We need your help to defend Utah’s wilderness.  These lands belong to all Americans and generations to come, not to a handful of Utah politicians.

Click here to help SUWA defend Utah’s wilderness.

Anti-wilderness factions in the State have blustered for two decades that this lawsuit would be filed—and Governor Herbert finally pulled the trigger.  The State is gearing up with lawyers and field workers, and is marshaling millions of dollars for this fight.

This fight will involve the courts, Congress and the Obama administration.  And it’s a fight that we must win.

We must block Governor Herbert’s land grab.  And with your help, we will.

Click here to contribute.

Scott Groene

Tell BLM to keep its vegetation destruction out of proposed wilderness!

11:49 am
Beef Basin
Beef Basin proposed wilderness. Copyright Ray

In another apparent attempt to solidify its reputation as the Bureau of Landscape Manipulation, the Bureau of Land Management (BLM) recently added one more vegetation “improvement” project to its ever-increasing list of ill-advised landscape gardening proposals.  This time around, the proposed project strikes at two of the core areas within the Greater Canyonlands region – Beef Basin and the Dark Canyon Plateau.  Tell the BLM to keep this destructive project out of proposed wilderness areas.

The Beef Basin/Dark Canyon manipulation proposal covers 9,200 acres of public land, with over half of the project falling within areas proposed for wilderness in America’s Redrock Wilderness Act (ARRWA).  The Monticello BLM is proposing to “restore” the sagebrush ecosystem over the next 5 years through a mix of prescribed fire, cutting and removing pinyon pine and juniper, mechanically ripping up sagebrush and following it all with a long-term “maintenance” plan that includes the use of herbicides in conjunction with all of the above.

The areas affected by this proposed project contain some of the most remote and stunning landscapes in the Greater Canyonlands.  Sagebrush and pinyon-juniper dominate the vast views along these magnificent plateaus, which end abruptly into some of the wildest canyon country around.  The area is known for its abundance of prehistoric artifacts, from free-standing stone fortresses to structures tucked discreetly into sandstone alcoves, with smaller artifacts scattered throughout the area.   The project area also contains species considered “sensitive” by the BLM, including a variety of raptor species – eagles, falcons, hawks, owls, and several bat species.  The area also provides habitat for big game such as mule deer and elk.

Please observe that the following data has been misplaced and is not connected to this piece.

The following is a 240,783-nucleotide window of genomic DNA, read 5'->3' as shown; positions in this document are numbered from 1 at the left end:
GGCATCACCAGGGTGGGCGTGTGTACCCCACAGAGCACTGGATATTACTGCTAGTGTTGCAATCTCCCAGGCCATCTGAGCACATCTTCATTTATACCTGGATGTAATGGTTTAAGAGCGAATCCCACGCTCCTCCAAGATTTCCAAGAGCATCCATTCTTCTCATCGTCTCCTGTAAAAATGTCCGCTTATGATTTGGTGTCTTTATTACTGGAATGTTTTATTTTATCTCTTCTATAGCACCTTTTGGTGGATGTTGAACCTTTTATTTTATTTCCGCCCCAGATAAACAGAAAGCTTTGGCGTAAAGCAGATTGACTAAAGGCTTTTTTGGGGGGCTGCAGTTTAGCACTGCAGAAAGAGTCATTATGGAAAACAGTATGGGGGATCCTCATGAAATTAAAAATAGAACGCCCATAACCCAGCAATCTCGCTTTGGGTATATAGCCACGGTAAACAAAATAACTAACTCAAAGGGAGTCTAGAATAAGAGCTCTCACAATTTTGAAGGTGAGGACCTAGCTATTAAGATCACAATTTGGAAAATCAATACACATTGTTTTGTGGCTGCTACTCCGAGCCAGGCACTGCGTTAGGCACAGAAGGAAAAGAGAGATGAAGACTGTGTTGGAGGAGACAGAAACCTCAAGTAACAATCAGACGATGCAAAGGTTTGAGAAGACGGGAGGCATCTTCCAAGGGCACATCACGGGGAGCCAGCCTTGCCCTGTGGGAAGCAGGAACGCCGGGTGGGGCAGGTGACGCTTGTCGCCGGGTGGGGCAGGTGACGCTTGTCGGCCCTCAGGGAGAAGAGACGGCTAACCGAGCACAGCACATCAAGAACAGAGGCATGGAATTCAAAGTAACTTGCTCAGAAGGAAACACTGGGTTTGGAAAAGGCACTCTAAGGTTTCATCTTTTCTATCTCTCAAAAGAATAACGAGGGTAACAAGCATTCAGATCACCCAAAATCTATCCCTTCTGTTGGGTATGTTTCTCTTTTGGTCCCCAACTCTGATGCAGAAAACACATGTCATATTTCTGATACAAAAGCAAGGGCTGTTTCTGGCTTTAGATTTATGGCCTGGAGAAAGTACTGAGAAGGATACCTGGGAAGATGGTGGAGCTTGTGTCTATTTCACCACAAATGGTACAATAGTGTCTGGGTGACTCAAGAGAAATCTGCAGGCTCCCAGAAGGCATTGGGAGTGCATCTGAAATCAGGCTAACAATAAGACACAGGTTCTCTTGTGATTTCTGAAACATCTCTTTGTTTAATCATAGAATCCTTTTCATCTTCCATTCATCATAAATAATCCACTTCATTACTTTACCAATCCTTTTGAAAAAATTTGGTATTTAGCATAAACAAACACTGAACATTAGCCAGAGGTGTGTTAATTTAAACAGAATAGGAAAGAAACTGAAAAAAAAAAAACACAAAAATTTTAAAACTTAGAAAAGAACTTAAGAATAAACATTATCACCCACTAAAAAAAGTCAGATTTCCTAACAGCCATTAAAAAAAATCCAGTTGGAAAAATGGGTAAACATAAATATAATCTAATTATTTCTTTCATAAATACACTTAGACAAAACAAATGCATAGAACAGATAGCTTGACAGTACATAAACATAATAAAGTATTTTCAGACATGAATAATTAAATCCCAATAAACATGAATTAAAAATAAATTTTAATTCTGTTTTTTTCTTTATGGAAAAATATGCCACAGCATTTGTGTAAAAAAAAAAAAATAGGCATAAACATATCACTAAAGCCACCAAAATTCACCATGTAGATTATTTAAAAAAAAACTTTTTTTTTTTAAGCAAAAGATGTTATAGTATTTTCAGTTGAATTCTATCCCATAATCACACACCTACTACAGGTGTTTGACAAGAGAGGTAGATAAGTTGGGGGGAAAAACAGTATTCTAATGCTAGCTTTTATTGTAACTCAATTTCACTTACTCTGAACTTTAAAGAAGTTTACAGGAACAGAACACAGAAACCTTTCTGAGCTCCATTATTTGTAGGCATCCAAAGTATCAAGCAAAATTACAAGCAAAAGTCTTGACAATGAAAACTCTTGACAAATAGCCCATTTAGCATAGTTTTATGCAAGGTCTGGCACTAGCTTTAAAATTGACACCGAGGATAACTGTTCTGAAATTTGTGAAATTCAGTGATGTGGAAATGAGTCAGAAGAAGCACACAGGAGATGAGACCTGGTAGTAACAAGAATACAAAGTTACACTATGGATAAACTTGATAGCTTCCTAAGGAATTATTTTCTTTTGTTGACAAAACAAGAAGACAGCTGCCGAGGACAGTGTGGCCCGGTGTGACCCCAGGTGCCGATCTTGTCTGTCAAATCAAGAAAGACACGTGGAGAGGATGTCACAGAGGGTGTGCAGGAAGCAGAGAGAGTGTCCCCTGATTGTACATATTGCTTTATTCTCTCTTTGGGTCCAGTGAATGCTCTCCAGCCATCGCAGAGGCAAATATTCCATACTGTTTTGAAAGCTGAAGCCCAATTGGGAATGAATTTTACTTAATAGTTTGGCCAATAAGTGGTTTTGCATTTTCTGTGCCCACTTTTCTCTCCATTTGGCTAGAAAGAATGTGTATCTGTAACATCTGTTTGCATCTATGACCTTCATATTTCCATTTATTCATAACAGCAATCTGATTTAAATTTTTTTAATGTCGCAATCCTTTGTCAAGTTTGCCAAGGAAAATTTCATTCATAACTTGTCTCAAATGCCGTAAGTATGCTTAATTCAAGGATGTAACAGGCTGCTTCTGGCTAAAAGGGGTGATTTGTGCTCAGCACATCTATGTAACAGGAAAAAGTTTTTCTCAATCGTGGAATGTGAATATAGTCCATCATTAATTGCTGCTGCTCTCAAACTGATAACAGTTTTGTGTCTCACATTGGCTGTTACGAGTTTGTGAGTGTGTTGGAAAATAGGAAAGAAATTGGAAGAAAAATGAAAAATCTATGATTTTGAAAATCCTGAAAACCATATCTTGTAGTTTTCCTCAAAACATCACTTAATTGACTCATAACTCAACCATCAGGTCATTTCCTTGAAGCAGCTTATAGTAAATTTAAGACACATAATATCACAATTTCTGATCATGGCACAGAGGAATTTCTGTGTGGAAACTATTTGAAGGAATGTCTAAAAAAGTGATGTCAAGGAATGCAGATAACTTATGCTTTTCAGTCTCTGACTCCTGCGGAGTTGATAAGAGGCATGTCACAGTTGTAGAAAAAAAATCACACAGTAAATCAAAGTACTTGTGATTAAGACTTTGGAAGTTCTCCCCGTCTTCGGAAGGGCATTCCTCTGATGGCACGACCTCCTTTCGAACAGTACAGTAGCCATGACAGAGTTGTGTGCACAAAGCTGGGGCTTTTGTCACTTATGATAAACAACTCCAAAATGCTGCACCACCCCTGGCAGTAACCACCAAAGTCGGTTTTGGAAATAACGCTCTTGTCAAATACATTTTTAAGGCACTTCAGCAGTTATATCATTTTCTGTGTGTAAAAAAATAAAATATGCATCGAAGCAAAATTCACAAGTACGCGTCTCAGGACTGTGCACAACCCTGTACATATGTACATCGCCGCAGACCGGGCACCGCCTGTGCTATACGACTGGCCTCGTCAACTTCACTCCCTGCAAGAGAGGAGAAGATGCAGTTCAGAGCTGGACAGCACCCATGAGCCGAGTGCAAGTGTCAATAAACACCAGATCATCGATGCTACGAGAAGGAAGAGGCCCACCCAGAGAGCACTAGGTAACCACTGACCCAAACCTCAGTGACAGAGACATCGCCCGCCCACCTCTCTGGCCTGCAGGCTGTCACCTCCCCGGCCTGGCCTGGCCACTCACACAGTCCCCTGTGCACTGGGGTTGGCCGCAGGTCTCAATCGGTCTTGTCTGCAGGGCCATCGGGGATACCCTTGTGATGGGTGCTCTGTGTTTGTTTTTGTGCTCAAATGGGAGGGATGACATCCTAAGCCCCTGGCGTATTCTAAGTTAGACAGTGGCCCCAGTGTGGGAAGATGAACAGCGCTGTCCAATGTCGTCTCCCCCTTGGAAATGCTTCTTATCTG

Once again, the BLM’s environmental analysis provides no evidence supporting its belief that this project – which is merely one more in a long line of similar proposals – will have any long-term success.  In fact, some of the manipulations are proposed for areas the BLM manipulated decades ago (and, for that reason, are excluded from ARRWA).  We’ve simply had enough of the BLM proposing these destructive vegetation manipulations without providing any scientific evidence that these actions ever have a beneficial result to the affected ecosystem.  We want evidence that past projects of this nature actually work before we allow the BLM to continue down the path of extensive soil disturbance and destruction of native vegetation.  Please tell the BLM to keep this project out of proposed wilderness in the Beef Basin and Dark Canyon Plateau areas.

Neal Clark